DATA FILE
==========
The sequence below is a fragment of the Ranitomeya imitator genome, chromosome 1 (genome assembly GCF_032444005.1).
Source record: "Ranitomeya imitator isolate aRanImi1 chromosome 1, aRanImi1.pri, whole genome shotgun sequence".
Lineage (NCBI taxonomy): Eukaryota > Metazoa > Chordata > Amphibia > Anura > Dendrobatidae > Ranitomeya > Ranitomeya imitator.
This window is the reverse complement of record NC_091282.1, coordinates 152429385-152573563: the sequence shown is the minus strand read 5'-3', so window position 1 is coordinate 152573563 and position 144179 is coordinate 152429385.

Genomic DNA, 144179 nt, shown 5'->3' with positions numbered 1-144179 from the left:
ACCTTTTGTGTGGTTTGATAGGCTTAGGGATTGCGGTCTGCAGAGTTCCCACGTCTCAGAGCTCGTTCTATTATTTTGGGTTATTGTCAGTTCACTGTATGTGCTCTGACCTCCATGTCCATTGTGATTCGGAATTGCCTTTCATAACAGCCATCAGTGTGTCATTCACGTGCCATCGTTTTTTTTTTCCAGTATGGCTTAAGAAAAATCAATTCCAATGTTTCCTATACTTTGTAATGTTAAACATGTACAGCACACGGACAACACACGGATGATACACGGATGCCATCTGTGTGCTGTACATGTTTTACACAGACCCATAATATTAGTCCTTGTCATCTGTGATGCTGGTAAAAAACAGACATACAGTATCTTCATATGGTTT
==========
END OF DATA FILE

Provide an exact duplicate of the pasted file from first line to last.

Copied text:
The sequence below is a fragment of the Ranitomeya imitator genome, chromosome 1 (genome assembly GCF_032444005.1).
Source record: "Ranitomeya imitator isolate aRanImi1 chromosome 1, aRanImi1.pri, whole genome shotgun sequence".
Lineage (NCBI taxonomy): Eukaryota > Metazoa > Chordata > Amphibia > Anura > Dendrobatidae > Ranitomeya > Ranitomeya imitator.
This window is the reverse complement of record NC_091282.1, coordinates 152429385-152573563: the sequence shown is the minus strand read 5'-3', so window position 1 is coordinate 152573563 and position 144179 is coordinate 152429385.

Genomic DNA, 144179 nt, shown 5'->3' with positions numbered 1-144179 from the left:
ACCTTTTGTGTGGTTTGATAGGCTTAGGGATTGCGGTCTGCAGAGTTCCCACGTCTCAGAGCTCGTTCTATTATTTTGGGTTATTGTCAGTTCACTGTATGTGCTCTGACCTCCATGTCCATTGTGATTCGGAATTGCCTTTCATAACAGCCATCAGTGTGTCATTCACGTGCCATCGTTTTTTTTTTCCAGTATGGCTTAAGAAAAATCAATTCCAATGTTTCCTATACTTTGTAATGTTAAACATGTACAGCACACGGACAACACACGGATGATACACGGATGCCATCTGTGTGCTGTACATGTTTTACACAGACCCATAATATTAGTCCTTGTCATCTGTGATGCTGGTAAAAAACAGACATACAGTATCTTCATATGGTTT